Aside from Sbisa, a veteran of 520 NHL games, they’re not experienced or used to logging heavy minutes. Bitteto’s played 144 games scattered over five seasons and averaged 12:10; his average ice time with the Jets of 15:10 is the highest of his career.
Dahlstrom has played in 61 NHL games and has averaged 17:49. It remains to be seen whether he and Bitetto — and even Sbisa, who played just nine games last season and 30 in 2017-18 — will get worn down as they play long stretches of games.
Suffice it to say, all three are flawed. Nonetheless, they must do what they can to help the Jets “stay in the fight.”
Can Jets Still Succeed Despite Not Being ‘Analytics Darlings?’
One thing the 2019-20 Winnipeg squad has going for them is they have been fire-forged — they’ve faced a season’s share of adversity already, just 28 games in. They are an earnest club that works exceedingly hard regardless of the score and have gotten contributions from up and down their lineup. They just set a November record by posting 10 wins.
There are many indicators the Jets should probably not be 17-10-1. Just a few examples are collective Corsi and Fenwick numbers below 50 per cent at five-on-five, 341 high danger chances allowed (fifth-most in the NHL) and an expected goals percentage at the bottom of the league.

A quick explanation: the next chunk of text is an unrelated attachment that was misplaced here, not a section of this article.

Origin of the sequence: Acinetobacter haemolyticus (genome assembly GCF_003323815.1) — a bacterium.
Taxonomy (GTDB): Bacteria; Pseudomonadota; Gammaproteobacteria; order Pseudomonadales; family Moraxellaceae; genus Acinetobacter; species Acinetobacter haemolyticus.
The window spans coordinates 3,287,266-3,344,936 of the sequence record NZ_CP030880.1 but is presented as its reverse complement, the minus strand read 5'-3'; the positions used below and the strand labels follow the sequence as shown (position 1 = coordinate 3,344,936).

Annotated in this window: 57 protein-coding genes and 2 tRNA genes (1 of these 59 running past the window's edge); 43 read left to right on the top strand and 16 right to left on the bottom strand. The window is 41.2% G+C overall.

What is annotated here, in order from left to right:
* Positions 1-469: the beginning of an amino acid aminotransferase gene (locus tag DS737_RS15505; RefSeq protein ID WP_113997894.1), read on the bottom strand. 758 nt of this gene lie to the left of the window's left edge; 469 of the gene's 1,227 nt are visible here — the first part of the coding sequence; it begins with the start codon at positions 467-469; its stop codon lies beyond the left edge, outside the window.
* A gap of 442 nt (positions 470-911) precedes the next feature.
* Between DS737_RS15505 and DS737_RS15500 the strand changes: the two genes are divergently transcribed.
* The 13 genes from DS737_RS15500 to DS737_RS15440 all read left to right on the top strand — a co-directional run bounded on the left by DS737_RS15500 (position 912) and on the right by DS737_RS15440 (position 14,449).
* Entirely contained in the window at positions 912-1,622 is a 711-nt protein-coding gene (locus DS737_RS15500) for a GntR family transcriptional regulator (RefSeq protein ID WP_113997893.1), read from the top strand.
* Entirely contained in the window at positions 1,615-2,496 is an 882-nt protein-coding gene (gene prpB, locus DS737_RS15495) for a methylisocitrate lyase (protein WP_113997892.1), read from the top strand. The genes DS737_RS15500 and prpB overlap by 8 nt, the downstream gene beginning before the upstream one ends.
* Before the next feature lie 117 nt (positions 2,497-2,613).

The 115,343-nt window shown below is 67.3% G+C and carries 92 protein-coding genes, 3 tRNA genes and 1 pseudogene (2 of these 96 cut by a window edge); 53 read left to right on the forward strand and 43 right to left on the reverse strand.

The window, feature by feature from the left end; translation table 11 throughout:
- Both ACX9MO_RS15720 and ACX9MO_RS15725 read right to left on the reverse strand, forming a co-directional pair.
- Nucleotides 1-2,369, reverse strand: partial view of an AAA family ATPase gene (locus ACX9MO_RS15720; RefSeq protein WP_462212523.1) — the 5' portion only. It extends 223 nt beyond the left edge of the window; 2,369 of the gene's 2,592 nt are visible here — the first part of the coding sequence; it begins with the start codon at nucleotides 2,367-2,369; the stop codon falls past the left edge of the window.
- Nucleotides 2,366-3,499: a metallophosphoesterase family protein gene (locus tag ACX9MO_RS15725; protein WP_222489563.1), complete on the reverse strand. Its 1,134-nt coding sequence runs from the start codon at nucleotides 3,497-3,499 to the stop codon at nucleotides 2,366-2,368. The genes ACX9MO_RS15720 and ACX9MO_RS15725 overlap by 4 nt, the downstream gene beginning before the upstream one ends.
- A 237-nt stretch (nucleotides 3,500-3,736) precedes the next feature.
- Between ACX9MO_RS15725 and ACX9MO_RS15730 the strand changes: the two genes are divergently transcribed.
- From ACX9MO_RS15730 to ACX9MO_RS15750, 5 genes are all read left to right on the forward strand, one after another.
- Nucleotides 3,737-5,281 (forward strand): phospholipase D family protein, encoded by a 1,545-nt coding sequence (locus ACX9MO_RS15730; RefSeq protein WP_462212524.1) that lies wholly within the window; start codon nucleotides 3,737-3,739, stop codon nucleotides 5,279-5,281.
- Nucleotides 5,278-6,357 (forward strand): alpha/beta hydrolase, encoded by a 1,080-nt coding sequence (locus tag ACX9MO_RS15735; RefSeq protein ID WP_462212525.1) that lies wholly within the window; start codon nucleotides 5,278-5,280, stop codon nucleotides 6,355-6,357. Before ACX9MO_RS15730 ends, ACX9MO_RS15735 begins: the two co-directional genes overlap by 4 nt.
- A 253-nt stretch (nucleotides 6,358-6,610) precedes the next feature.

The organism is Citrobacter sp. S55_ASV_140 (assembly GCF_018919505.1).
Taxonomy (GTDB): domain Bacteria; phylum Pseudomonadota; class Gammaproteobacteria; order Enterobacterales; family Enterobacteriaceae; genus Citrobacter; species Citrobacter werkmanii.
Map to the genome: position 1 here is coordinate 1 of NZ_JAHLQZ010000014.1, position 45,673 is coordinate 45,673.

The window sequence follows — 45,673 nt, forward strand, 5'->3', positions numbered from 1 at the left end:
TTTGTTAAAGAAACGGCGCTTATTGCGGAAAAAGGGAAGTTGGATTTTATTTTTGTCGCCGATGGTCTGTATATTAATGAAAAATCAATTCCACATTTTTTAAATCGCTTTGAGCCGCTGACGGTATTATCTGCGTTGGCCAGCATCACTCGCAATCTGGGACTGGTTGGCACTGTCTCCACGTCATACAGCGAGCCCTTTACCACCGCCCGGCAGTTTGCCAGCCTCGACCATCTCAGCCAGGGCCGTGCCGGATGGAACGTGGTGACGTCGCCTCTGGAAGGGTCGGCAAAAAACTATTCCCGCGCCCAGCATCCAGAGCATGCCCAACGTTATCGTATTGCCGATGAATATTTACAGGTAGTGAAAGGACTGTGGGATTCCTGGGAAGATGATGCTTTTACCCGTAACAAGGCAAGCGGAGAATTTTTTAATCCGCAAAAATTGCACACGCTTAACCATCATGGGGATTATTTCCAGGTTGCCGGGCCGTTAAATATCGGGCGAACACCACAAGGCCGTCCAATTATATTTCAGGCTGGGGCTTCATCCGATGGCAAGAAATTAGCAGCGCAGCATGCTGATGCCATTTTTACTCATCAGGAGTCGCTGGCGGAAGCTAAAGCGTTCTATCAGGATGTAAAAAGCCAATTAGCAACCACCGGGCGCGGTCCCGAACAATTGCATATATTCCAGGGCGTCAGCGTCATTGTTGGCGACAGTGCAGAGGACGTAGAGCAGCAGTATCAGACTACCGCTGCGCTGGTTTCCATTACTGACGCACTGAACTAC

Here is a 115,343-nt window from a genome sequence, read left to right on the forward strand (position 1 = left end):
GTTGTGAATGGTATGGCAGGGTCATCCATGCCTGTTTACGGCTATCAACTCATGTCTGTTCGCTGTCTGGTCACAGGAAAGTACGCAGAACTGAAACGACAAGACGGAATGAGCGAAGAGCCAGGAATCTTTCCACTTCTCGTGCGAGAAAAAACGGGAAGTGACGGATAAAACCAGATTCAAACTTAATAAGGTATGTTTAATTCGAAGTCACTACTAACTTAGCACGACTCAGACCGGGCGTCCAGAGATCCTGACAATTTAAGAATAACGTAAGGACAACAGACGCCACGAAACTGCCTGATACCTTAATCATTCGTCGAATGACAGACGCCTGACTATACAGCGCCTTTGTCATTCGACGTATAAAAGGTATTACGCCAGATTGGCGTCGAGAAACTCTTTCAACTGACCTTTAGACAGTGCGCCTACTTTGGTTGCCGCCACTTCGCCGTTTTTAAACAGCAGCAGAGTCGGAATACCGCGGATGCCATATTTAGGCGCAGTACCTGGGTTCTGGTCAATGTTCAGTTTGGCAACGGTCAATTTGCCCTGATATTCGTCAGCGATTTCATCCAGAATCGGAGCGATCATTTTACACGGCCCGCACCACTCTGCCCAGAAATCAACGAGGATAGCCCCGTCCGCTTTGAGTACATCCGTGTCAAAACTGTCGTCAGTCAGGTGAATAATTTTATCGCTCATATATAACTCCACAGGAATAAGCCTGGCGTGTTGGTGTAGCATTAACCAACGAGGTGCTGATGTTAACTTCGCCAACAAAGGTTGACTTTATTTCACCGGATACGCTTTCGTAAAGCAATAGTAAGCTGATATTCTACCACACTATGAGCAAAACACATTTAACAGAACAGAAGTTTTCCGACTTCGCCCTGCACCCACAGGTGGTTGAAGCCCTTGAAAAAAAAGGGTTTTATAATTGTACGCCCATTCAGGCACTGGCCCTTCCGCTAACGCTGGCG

Many point to these stats as evidence the floor will fall out from under the team eventually. So far, it hasn’t.
“You know what? We probably will never get to be an analytics darling this year,” Maurice admitted recently. “For us to win games, we are going to need our goalie to be really good and for us to compete real hard. I’ll take that all day long because went can’t measure compete. The things we set out to be good at this year, how hard we contest the puck, what our gap is on the puck carrier, how many pucks we forced to be dumped. We’re pretty good in those departments. The things we can be good at, we are.”(From ‘Jets put band back together to make music on power play,’ Winnipeg Sun, Nov. 30, 2019.)
Indeed, Connor Hellebuyck’s Vezina-calibre play — a 2.17 goals against average, .934 save percentage, .762 quality start percentage, and a 5.8 goalie points share — along with the team’s sheer determination, have carried them to many a razor-edge victory. The netminder will have to be as sharp as ever with Bitetto, Dahlstrom, and Sbisa all in, and everyone, from the top line down, will have to chip in on both sides of the puck, even if that means taking less risk on offence.
Could this be when the floor finally does fall out? Perhaps, but early results indicate perhaps not: against the Stars, the trio skated a combined 50:37, were a combined plus two, didn’t make any glaring errors, and held the Texan team to many one-and-done shot opportunities.
If the floor doesn’t fall out and the Jets keep winning, it’s tough to see it ever doing so on this squad that has overcome everything they’ve faced thus far.
Declan Schroeder is a 26-year-old communications specialist and freelance journalist in Winnipeg, Manitoba. He holds a diploma in Creative Communications with a major in journalism from Red River College and a bachelors in Rhetoric and Communications from the University of Winnipeg.
Deeply rooted in the city’s hockey culture, the original Jets skipped town when he was two and the 2.0 version came onto the scene when he was 17.